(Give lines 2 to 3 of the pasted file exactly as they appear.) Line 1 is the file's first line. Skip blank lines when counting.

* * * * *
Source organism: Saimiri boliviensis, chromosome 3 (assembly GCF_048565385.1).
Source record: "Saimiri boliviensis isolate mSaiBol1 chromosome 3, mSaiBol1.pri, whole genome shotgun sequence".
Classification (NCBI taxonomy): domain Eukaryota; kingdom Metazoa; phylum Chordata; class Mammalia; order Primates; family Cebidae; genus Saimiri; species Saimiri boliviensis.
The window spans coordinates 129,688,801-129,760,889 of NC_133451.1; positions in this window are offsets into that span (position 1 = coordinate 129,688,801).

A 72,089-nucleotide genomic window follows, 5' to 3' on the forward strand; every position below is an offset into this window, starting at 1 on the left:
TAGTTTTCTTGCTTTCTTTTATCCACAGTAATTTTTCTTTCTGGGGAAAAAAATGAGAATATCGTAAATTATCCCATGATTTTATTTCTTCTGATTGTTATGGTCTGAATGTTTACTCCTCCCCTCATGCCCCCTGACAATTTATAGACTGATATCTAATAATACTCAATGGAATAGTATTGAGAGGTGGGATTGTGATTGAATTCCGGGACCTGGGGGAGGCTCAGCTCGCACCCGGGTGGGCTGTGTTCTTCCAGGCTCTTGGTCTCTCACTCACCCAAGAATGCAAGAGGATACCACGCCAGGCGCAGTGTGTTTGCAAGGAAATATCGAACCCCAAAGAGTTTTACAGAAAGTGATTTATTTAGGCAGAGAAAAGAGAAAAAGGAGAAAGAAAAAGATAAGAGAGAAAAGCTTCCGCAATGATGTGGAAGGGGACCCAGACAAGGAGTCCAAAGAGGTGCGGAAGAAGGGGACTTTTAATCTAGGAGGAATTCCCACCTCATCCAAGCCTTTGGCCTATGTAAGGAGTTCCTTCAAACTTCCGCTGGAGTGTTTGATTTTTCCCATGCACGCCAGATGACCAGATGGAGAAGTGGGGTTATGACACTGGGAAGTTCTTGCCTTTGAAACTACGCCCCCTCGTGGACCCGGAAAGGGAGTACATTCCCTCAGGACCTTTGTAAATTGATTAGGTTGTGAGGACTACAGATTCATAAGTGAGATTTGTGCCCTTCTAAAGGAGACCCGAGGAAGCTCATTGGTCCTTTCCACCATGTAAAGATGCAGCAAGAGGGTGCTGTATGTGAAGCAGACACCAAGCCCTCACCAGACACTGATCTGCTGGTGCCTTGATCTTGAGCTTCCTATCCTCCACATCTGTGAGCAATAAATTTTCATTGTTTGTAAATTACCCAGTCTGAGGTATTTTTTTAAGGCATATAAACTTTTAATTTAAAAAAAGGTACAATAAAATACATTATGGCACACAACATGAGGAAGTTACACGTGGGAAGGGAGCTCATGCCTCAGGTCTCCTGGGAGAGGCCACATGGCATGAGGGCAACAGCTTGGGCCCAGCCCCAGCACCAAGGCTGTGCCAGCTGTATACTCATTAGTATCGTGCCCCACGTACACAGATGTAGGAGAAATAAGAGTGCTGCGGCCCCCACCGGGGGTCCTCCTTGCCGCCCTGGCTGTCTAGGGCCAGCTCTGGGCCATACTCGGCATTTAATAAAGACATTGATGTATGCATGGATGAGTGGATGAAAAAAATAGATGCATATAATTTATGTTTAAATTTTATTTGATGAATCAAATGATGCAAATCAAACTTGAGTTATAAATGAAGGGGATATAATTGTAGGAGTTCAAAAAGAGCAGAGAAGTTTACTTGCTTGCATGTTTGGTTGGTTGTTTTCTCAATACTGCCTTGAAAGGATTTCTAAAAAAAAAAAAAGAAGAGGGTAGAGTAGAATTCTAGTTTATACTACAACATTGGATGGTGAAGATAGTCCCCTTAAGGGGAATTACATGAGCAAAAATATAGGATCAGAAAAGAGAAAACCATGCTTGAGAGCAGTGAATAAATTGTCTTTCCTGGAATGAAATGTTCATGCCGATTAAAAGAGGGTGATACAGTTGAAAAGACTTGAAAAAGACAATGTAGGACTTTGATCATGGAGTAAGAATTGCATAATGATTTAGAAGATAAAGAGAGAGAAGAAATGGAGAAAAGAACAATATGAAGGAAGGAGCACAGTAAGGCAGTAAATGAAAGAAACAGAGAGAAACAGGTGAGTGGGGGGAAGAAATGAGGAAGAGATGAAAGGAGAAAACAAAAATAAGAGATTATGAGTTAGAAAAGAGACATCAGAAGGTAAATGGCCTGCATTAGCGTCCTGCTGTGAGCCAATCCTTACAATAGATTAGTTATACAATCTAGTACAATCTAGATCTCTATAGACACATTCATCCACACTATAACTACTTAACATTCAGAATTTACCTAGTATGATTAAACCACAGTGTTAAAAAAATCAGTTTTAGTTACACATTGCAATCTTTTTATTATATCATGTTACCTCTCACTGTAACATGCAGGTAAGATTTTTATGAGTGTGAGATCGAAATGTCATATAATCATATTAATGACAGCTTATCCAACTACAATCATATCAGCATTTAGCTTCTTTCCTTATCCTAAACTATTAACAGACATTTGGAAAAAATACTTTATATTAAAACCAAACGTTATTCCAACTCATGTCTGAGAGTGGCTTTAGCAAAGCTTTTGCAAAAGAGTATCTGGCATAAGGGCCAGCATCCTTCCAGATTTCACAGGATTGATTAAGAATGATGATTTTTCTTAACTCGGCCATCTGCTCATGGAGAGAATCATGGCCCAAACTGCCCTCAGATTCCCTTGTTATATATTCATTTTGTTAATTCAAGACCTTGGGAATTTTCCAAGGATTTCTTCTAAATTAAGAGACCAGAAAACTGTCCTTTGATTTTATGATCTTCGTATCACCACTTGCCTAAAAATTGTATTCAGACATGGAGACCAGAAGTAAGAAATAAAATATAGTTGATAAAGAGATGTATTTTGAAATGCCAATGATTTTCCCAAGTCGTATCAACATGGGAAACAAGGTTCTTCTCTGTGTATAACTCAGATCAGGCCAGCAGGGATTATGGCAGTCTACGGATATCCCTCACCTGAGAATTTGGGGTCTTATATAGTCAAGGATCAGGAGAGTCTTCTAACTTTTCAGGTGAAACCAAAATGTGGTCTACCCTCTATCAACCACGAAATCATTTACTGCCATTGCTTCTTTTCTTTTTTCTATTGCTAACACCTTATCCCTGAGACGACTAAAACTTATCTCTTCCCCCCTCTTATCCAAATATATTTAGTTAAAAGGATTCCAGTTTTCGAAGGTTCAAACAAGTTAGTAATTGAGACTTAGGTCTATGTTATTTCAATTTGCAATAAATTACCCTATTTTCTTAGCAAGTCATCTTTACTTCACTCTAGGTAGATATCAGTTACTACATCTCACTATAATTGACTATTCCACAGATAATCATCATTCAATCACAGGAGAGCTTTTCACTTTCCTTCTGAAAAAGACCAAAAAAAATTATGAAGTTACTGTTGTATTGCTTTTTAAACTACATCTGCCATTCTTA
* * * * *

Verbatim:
Source record: "Saimiri boliviensis isolate mSaiBol1 chromosome 3, mSaiBol1.pri, whole genome shotgun sequence".
Classification (NCBI taxonomy): domain Eukaryota; kingdom Metazoa; phylum Chordata; class Mammalia; order Primates; family Cebidae; genus Saimiri; species Saimiri boliviensis.